US 4925937 A
The present invention relates to a process for the photocleavage of nucleic acids which consists in bringing a nucleic acid into contact with a solution of a 2,7-diazapyrene derivative and in subjecting the resulting reaction mixture to irradiation with visible light.
1. A diazapyrene compound of the formula: ##STR36## in which R is hydrogen or a lower alkyl group and R' is hydrogen or a substituted alkyl group selected from the group consisting of groups of the formulae --(CH2)n --SH, --(CH2)n --OH, and --(CH2)n --NH2, in which n is from 1 to 10; X is an anion; and R and R' are not both hydrogen at the same time.
2. N-methyl-N'-benzyl-2,7-diazapyrenium dichloride.
3. A diazapyrene compound of the formula: ##STR37## in which the two separate groups R and R' are identical groups and each of the two separate groups is represented by (a) the formula --R1 Y- in which R1 is --(CH2)3 -- and Y- is the sulfonato ion, SO3 -, or (b) the formula ##STR38## X is an anion.
4. A diazapyrene compound of the formula: ##STR39## in which: R and R' are identical or different and each is hydrogen or a lower alkyl group;
X is an anion; and ○Z is selected from the group consisting of divalent radicals of formulae: ##STR40##
5. A diazapyrene compound of the formula: ##STR41## in which: R and R' are methyl groups, X- is chloride, and ○Z is --CH2 --C6 H4 --CH2 --C6 H4 --CH2 --
6. A compound of the formula ##STR42## in which p is an integer from 1 to 15 and X is an anion.
7. The compound of claim 6 in which p is equal to 8.
The present invention relates to a process for the photocleavage of nucleic acids by 2,7-diazapyrenium dications, DAP2+, or their dimeric species, bis-DAP4+.
It also relates to novel diazapyrene derivatives; these are salts which release dications, DAP2+, or tetracations, bis-DAP4+, in solution.
Finally, 2,7-diazapyrenium dications coupled with oligonucleotides can form photoexcision reagents specific for nucleic acids.
Much research has been undertaken in recent years to find artificial reagents capable of cleaving nucleic acids and more particularly deoxyribonucleic acid and ribonucleic acid, commonly called DNA and RNA.
The majority of studies have been carried out with metal complexes which cleave DNA by an oxygen-dependent redox process or by photoactivation. Dyes of the acridine type have also been used to photodamage DNA.
Among the metal complexes which have been used, compounds carrying EDTA-Fe(II) groups and 1,10-phenanthroline-copper complexes may be mentioned in particular.
For example, in FEBS LETTERS, vol. 172, no. 1, Jun. 1984, BOUTORIN et al. describe reagents carrying EDTA-Fe(II) groups which are suitable for the direct cleavage of single-stranded nucleic acids.
Likewise, in SCIENCE, vol. 230, 1985, p. 679-681, TULLIUS et al. use EDTA-Fe(II) to cleave DNA.
HERTZBERG et al. [J. Am. Chem. Soc. 1982, 104, p. 313-315] recommend the use of (methidiumpropyl-EDTA)-Fe(II) as a cofactor in the cleavage of DNA for a number of antitumoral antibiotics.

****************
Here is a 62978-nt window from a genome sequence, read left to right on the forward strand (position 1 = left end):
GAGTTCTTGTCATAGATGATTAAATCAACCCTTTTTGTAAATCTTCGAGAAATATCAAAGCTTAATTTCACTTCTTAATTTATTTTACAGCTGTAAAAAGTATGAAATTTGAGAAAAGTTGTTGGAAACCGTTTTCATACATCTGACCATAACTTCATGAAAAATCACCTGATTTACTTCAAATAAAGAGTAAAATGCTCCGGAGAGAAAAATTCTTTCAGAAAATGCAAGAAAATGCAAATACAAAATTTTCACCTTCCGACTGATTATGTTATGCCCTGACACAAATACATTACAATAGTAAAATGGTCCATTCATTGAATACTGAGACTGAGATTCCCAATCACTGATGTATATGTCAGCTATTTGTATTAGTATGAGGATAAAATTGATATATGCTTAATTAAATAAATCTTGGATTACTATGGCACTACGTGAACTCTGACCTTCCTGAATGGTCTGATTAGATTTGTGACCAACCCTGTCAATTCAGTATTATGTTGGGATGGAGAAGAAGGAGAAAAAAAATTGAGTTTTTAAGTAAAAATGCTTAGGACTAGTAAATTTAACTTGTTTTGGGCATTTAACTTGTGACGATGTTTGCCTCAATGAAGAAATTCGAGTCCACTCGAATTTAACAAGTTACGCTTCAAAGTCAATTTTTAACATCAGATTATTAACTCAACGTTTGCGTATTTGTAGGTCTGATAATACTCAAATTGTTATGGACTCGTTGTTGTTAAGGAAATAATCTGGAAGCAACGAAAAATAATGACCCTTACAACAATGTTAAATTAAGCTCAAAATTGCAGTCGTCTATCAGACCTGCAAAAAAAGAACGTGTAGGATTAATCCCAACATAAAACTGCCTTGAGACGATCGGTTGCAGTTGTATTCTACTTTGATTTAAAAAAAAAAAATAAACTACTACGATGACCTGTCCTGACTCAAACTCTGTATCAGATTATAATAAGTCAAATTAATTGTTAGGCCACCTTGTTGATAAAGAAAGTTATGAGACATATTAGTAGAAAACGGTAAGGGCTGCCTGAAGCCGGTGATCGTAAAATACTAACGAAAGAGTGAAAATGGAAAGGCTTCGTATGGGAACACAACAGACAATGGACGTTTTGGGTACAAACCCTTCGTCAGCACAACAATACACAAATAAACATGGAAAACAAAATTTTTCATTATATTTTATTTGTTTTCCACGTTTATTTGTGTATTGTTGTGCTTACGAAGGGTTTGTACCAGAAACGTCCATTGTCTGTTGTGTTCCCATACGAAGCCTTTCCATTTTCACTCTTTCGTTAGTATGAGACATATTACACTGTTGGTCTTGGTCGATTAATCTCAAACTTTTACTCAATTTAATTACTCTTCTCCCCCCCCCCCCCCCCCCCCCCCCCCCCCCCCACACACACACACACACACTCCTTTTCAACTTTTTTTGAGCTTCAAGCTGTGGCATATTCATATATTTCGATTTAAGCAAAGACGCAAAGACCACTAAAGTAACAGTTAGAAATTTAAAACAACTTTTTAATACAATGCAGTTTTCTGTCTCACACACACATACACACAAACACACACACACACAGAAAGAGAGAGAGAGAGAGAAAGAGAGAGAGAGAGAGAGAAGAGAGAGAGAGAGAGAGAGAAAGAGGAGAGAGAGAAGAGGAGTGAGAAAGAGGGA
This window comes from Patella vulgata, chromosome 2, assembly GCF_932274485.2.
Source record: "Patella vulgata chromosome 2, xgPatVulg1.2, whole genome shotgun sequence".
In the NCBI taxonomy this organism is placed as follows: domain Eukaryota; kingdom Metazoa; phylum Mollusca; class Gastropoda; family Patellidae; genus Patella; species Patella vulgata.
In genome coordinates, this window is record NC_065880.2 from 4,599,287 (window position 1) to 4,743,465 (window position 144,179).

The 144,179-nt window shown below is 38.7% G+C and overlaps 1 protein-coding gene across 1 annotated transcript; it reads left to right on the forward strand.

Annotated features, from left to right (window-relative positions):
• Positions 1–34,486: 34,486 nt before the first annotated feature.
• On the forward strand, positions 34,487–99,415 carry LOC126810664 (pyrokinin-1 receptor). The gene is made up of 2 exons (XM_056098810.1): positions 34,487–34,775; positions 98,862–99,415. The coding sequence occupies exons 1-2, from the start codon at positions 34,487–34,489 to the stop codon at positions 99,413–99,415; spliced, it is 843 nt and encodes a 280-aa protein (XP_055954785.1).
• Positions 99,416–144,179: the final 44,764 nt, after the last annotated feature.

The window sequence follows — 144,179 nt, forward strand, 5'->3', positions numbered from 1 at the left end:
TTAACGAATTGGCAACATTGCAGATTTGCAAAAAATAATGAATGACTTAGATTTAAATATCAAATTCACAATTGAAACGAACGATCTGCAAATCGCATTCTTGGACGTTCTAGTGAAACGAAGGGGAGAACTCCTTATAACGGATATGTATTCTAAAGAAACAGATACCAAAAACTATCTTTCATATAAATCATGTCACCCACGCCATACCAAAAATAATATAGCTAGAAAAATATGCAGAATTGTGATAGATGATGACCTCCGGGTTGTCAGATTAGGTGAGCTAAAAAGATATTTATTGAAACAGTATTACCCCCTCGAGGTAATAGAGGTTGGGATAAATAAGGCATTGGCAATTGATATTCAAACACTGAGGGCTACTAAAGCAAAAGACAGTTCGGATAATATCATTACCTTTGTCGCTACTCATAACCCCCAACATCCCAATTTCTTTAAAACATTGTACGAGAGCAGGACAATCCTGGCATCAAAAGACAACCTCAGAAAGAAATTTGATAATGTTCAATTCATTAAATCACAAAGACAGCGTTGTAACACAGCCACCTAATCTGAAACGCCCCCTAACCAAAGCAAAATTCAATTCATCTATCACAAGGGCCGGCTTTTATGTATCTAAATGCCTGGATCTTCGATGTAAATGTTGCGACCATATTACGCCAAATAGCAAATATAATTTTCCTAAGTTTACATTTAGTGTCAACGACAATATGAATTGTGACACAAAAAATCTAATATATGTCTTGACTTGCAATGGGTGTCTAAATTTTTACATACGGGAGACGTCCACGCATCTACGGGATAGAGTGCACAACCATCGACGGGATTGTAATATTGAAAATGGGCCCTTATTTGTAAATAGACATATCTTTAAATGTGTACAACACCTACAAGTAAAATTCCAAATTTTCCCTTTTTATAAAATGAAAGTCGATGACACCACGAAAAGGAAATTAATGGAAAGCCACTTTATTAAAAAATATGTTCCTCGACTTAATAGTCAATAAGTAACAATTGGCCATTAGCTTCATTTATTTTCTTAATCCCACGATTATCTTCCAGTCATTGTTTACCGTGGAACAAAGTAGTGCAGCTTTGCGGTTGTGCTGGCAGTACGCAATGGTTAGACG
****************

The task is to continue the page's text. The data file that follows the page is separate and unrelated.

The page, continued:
The use of the 1,10-phenanthroline-copper complex to cleave DNA is described especially by REICH et al. in J. Am. Chem. Soc., Vol. 103, no. 12, 1981 and by R. FAGGIANI et al. in J. Am. Chem. Soc., Vol. 102, p. 5419-5421, 1980.
Moreover, it is known that dyes of the acridine type damage DNA. For example, FREIFELDER et al. [Biophysical Journal, Vol. 1, 1961] showed that DNA irradiated with visible light in the presence of acridine orange depolymerizes and undergoes cleavage.
It will be noted, furthermore, that 4,4'-bipyridinium ions, and in particular methylviologen, have been used in various redox and photoredox processes [AMOUYAL et al., Israel Journal of Chemistry 22, 1982, p. 117-123]. These processes can only take place in the presence of a photosensitizer or under ultraviolet irradiation.
Methylviologen, i.e. 1,1'-dimethyl-4,4'-bipyridinium chloride, commonly called MV2+, can damage DNA under these conditions.
It has now been found that diazapyrene derivatives, and more particularly 2,7-diazapyrenium cations, can be used for the photocleavage of nucleic acids in visible light without the need for photosensitizers.
Thus, the present invention relates to a process for the photocleavage of nucleic acids which consists in bringing a nucleic acid into contact with a solution of a 2,7-diazapyrene derivative of the type defined below, and in subjecting the resulting reaction mixture to irradiation with visible light.
The diazapyrene derivatives which are suitable for the purposes of the invention correspond to formula (I) below: ##STR1## in which:
R and R', which are identical or different, represent:
a linear or branched, saturated or unsaturated aliphatic hydrocarbon radical optionally interrupted by one or more heteroatoms such as, for example, oxygen, sulfur or nitrogen, it also being possible for the said hydrocarbon radical optionally to be substituted by hydroxyl, amino or thio groups, by an aryl group or by a heterocyclic group; or